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Editors’ note: This story contains accounts of sexual assault. If you or someone you know is a survivor of sexual assault, contact the National Sexual Assault Hotline at 1-800-656-4673 or at https://www.rainn.org.

The NFL is appealing independent disciplinary officer Sue L. Robinson’s recommendation of a six-game suspension for Browns quarterback Deshaun Watson.

According to ESPN’s Adam Schefter, the league will seek an indefinite suspension. ESPN’s Jeff Darlington reported Watson’s contract could be a factor, stating that a source told him “the NFL’s appeal will also include a monetary fine.”

It will now be up to commissioner Roger Goodell to decide whether he or a designee will hear the appeal. Robinson’s ruling came after the league’s investigation into the sexual harassment and assault allegations levied against Watson. 

The league said in a statement that it “notified the NFLPA that it will appeal Judge Robinson’s disciplinary decision and filed its brief this afternoon.”

The players association now has two business days to file its response to the appeal, and it must be in writing. 

Per Article 46 of the collective bargaining agreement, “the Commissioner or his designee will issue a written decision that will constitute full, final and complete disposition of the dispute and will be binding upon the player(s), Club(s) and the parties to this Agreement.” The NFL also detailed in its statement how, under the personal conduct policy, “the appeal will be: (i) processed on an expedited basis; (ii) limited to consideration of the terms of discipline imposed; and (iii) based upon a review of the existing record without reference to evidence or testimony not previously considered. No additional evidence or testimony shall be presented to or accepted by the Commissioner or his designee.”

Additionally, “any factual findings and evidentiary determinations of the Disciplinary Officer will be binding to the parties on appeal, and the decision of the Commissioner or his designee, which may overturn, reduce, modify or increase the discipline previously issued, will be final and binding on all parties.”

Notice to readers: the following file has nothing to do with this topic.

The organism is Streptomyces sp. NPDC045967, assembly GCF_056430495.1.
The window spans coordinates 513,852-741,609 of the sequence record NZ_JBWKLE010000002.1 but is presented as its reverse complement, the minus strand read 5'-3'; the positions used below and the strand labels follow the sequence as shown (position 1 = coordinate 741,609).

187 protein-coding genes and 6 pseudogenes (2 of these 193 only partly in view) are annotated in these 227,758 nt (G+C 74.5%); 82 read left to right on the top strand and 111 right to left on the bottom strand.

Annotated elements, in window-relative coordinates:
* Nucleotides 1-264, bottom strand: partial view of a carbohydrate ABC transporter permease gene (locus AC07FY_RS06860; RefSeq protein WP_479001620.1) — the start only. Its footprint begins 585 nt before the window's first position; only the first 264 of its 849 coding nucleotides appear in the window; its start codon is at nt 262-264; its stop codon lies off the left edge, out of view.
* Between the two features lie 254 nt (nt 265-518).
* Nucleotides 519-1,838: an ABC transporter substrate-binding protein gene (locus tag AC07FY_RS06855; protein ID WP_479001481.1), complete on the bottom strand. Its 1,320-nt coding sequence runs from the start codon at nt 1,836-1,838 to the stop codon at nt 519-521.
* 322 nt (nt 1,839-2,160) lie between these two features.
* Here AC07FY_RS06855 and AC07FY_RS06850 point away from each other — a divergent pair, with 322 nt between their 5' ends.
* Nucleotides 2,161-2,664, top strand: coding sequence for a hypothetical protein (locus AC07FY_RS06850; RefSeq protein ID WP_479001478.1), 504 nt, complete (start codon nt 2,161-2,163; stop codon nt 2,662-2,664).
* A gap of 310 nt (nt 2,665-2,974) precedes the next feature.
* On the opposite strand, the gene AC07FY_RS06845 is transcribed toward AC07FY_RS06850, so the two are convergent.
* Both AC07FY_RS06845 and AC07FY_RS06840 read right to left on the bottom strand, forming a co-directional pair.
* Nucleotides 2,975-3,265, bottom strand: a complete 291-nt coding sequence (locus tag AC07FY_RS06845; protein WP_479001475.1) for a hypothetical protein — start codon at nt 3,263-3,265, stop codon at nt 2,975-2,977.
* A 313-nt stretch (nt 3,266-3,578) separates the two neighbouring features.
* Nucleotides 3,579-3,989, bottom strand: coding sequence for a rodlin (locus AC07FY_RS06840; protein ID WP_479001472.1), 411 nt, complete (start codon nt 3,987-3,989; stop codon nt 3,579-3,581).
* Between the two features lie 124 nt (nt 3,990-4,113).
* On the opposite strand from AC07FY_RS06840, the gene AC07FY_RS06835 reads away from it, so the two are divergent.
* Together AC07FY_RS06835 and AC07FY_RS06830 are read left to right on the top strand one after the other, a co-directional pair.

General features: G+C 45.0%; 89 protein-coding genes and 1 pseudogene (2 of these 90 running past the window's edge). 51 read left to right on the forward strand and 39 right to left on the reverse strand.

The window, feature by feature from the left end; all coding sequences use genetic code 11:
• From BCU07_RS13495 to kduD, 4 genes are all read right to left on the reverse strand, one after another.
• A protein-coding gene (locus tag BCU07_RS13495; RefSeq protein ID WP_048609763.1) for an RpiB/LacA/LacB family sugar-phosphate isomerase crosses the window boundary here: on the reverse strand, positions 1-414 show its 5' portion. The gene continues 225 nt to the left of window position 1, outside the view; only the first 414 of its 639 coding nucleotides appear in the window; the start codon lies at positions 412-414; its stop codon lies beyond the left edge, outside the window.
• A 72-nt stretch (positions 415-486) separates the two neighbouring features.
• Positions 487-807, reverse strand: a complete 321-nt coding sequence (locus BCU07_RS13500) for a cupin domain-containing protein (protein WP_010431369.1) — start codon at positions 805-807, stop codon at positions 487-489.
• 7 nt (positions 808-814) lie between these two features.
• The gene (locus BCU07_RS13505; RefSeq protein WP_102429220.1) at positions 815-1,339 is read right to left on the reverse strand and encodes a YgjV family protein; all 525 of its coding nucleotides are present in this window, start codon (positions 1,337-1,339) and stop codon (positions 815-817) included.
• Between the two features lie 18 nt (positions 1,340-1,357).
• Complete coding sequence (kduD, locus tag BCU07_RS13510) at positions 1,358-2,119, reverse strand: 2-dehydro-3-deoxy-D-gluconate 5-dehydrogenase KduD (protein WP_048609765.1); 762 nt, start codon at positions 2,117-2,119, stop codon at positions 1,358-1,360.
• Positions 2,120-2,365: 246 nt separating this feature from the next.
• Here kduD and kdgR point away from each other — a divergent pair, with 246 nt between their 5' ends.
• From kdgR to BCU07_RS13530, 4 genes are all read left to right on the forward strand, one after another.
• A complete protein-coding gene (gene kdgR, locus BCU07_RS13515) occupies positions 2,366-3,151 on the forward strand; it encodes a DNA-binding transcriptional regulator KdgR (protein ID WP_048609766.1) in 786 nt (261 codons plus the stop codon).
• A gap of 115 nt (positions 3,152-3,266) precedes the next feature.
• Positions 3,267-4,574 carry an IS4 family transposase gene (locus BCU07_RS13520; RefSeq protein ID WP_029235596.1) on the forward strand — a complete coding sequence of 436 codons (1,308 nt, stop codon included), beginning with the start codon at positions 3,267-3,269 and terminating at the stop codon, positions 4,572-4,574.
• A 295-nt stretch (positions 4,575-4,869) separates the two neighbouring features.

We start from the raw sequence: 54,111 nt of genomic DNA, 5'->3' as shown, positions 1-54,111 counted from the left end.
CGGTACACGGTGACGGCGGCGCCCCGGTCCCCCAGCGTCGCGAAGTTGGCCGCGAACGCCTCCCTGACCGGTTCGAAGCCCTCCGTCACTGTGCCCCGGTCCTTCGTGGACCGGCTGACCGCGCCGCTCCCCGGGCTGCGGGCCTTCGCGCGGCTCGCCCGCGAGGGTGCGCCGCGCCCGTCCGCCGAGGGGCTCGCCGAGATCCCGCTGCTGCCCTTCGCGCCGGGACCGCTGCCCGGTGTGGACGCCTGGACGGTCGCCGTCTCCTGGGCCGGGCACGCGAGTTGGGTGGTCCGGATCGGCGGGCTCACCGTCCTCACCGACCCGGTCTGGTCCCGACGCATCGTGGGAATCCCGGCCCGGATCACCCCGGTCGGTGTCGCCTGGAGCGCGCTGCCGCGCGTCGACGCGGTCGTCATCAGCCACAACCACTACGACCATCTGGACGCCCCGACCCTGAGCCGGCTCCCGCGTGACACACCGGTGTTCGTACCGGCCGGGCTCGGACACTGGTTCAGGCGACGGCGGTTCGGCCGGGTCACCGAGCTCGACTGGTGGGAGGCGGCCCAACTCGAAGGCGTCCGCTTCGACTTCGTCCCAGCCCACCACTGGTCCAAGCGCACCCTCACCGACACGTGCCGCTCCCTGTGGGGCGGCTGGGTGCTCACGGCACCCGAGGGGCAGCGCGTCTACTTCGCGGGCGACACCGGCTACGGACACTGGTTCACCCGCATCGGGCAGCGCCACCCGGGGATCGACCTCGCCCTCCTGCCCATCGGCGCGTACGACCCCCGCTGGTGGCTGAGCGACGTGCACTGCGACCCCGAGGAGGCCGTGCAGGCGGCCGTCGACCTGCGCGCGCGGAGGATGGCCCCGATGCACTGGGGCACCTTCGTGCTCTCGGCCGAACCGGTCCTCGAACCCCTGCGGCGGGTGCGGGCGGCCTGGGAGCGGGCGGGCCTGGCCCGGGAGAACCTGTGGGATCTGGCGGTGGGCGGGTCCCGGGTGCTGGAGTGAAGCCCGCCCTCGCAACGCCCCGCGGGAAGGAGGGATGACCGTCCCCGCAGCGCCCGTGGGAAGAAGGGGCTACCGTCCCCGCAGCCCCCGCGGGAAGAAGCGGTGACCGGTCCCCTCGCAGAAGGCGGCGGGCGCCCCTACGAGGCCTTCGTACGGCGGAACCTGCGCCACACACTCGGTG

Rosenberg: Deshaun Watson Allegations Should Stick to Him for the Rest of His Career

More than two dozen women have detailed graphic accounts of sexual harassment and sexual assault that occurred during massage therapy sessions. The accounts range from Watson allegedly refusing to cover his genitals to the quarterback “touching [a plaintiff] with his penis and trying to force her to perform oral sex on him.”

Twenty-five women filed civil lawsuits against Watson starting in March 2021, and only one dropped her case due to privacy concerns in April ’21. He has now reportedly settled all civil lawsuits but one. 

The quarterback has denied all allegations against him, and two Texas grand juries declined to indict him on criminal charges earlier this spring.

Browns owners Dee and Jimmy Haslam issued a statement following Robinson’s ruling, stating that “throughout this process, Deshaun and his representatives have abided by the newly created and agreed upon process for the NFLPA and the NFL to defer to the objective Judge Sue L. Robinson to comprehensively review all information and make a fair decision. We respect Judge Robinson’s decision and at the same time, empathize and understand that there have been many individuals triggered throughout this process.

“We know Deshaun is remorseful that this situation has caused much heartache to many and he will continue the work needed to show who he is on and off the field, and we will continue to support him.”

Shortly after a Harris County grand jury returned nine “no” bills on nine criminal complaints against Watson, Cleveland traded for the former Texans star, signing him to a five-year contract worth a guaranteed $230 million. A clause built into the contract mandates Watson will lose only $55,556 for every game in which he’s suspended this season.

Watson is set to lose six of his game checks this campaign, equating to a total of about $345,000 of his $1.035 million base salary. 

Robinson’s ruling included an interesting mandate—Watson must receive all massage therapy from Browns’ therapists. 

The NFLPA had the option of appealing the ruling as well, but it released a joint statement with Watson on Sunday that they would stand by Robinson’s ruling, calling for the league to do the same. They said, in part, “Every player, owner, business partner and stakeholder deserves to know that our process is legitimate and will not be tarnished based on the whims of the League office. This is why, regardless of her decision, Deshaun and the NFLPA will stand by her ruling and we call on the NFL to do the same.”

In Robinson’s 16-page report, she stated “the NFL carried its burden to prove, by a preponderance of the evidence, that Mr. Watson engaged in sexual assault (as defined by the NFL) against the four therapists identified in the Report.” Additionally, the former federal judge found that the Browns’ quarterback engaged in conduct that created “a genuine danger to the safety and well-being of another person, and conduct that undermines or puts at risk the integrity of the NFL.”

Robinson differentiated between what was violent and nonviolent conduct, coming to the conclusion that Watson’s behavior “does not fall into the category of violent conduct that would require the minimum six-game suspension” that the league had established as “by far the most commonly-imposed discipline for domestic or gendered violence and sexual acts.”

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